Provided by: libbtparse-dev_0.85-2build1_amd64 bug


       bt_misc - miscellaneous BibTeX-like string-processing utilities


          void bt_purify_string (char * string, btshort options);
          void bt_change_case (char transform, char * string, btshort options);


              void bt_purify_string (char * string, btshort options);

           "Purifies" a "string" in the BibTeX way (usually used for generating sort keys).
           "string" is modified in-place.  "options" is currently unused; just set it to zero for
           future compatibility.  Purification consists of copying alphanumeric characters,
           converting hyphens and ties to space, copying spaces, and skipping (almost) everything

           "Almost" because "special characters" (used for accented and non-English letters) are
           handled specially.  Recall that a BibTeX special character is any brace-group that
           starts at brace-depth zero whose first character is a backslash.  For instance, the

              {\foo bar}Herr M\"uller went from {P{\r r}erov} to {\AA}rhus

           contains two special characters: "{\foo bar}" and "\AA".  Neither the "\"u" nor the
           "\r r" are special characters, because they are not at the right brace depth.

           Special characters are handled as follows: if the control sequence (the TeX command
           that follows the backslash) is recognized as one of LaTeX's "foreign letters" ("\oe",
           "\ae", "\o", "\l", "\ae", "\ss", plus uppercase versions), then it is converted to a
           reasonable English approximation by stripping the backslash and converting the second
           character (if any) to lowercase; thus, "{\AA}" in the above example would become
           simply "Aa".  All other control sequences in a special character are stripped, as are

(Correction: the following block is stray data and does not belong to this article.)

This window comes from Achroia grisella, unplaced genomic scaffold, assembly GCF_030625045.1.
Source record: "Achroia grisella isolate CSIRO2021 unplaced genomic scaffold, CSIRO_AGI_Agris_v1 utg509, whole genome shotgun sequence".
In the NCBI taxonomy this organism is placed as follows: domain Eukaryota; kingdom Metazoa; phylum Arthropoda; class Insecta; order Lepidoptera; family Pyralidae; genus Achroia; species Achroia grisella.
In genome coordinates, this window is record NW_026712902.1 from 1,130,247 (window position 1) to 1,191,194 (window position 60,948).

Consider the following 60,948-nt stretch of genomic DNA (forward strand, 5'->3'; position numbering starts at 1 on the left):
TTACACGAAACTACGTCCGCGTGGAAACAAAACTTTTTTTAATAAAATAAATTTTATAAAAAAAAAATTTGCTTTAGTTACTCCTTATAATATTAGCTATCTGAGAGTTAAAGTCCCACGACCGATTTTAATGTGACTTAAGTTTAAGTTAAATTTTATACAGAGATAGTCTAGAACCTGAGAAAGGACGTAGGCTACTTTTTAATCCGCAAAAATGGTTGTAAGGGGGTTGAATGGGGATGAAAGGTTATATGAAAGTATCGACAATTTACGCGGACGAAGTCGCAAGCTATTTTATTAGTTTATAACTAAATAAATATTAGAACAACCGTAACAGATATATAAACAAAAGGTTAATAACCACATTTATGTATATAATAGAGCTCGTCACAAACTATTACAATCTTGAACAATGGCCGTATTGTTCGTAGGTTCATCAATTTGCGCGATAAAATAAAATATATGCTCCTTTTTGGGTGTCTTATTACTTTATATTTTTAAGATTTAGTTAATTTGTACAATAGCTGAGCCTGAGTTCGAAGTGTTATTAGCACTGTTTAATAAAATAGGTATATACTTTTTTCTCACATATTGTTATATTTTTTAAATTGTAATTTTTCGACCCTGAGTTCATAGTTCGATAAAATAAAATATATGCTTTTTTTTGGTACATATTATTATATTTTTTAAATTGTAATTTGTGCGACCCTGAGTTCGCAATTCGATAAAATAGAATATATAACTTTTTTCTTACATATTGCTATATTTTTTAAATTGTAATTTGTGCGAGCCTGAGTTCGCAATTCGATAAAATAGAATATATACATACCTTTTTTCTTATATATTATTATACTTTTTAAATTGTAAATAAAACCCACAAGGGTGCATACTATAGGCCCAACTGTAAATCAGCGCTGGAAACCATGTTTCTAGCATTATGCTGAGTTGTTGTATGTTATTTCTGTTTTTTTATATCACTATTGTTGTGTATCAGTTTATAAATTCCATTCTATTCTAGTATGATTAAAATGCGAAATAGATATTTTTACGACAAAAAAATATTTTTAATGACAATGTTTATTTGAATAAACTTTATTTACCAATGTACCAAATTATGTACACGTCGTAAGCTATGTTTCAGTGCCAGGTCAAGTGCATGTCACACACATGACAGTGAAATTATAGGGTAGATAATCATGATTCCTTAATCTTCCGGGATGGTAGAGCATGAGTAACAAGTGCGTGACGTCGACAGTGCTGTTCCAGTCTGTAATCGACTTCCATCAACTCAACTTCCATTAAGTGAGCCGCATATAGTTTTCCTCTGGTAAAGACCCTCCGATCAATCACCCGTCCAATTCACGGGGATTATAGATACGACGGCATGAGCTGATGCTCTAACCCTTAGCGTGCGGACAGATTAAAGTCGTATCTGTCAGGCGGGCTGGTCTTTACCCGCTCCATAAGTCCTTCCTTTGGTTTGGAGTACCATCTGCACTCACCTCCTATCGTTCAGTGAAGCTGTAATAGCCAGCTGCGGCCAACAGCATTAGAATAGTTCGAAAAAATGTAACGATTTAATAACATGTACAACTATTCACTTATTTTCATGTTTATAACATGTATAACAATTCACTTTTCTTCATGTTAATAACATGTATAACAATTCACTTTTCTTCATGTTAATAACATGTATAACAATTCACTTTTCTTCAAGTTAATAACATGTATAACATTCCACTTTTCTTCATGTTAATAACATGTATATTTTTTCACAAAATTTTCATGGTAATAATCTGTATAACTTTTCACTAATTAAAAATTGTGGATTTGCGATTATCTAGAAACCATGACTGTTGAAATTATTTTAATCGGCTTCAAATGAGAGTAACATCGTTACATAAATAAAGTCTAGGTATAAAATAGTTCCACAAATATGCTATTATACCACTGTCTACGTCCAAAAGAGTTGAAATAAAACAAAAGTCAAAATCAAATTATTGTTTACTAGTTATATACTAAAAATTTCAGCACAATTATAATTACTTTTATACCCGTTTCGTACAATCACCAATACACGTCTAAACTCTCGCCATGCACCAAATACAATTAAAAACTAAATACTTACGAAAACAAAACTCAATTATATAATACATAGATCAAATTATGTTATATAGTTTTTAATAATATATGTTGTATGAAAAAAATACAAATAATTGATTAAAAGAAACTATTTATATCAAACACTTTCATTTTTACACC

all non-alphabetic characters.

           For example the above string, after "purification," becomes

              barHerr Muller went from Pr rerov to Aarhus

           Obviously, something has gone wrong with the word "P{\r r}erov" (a town in the Czech
           Republic).  The accented `r' should be a special character, starting at brace-depth
           zero.  If the original string were instead

              {\foo bar}Herr M\"uller went from P{\r r}erov to {\AA}rhus

           then the purified result would be more sensible:

              barHerr Muller went from Prerov to Aarhus

           Note the use of a "nonsense" special character "{\foo bar}": this trick is often used
           to put certain text in a string solely for generating sort keys; the text is then
           ignored when the document is processed by TeX (as long as "\foo" is defined as a no-op
           TeX macro).  This assumes, of course, that the output is eventually processed by TeX;
           if not, then this trick will backfire on you.

           Also, "bt_purify_string()" is adequate for generating sort keys when you want to sort
           according to English-language conventions.  To follow the conventions of other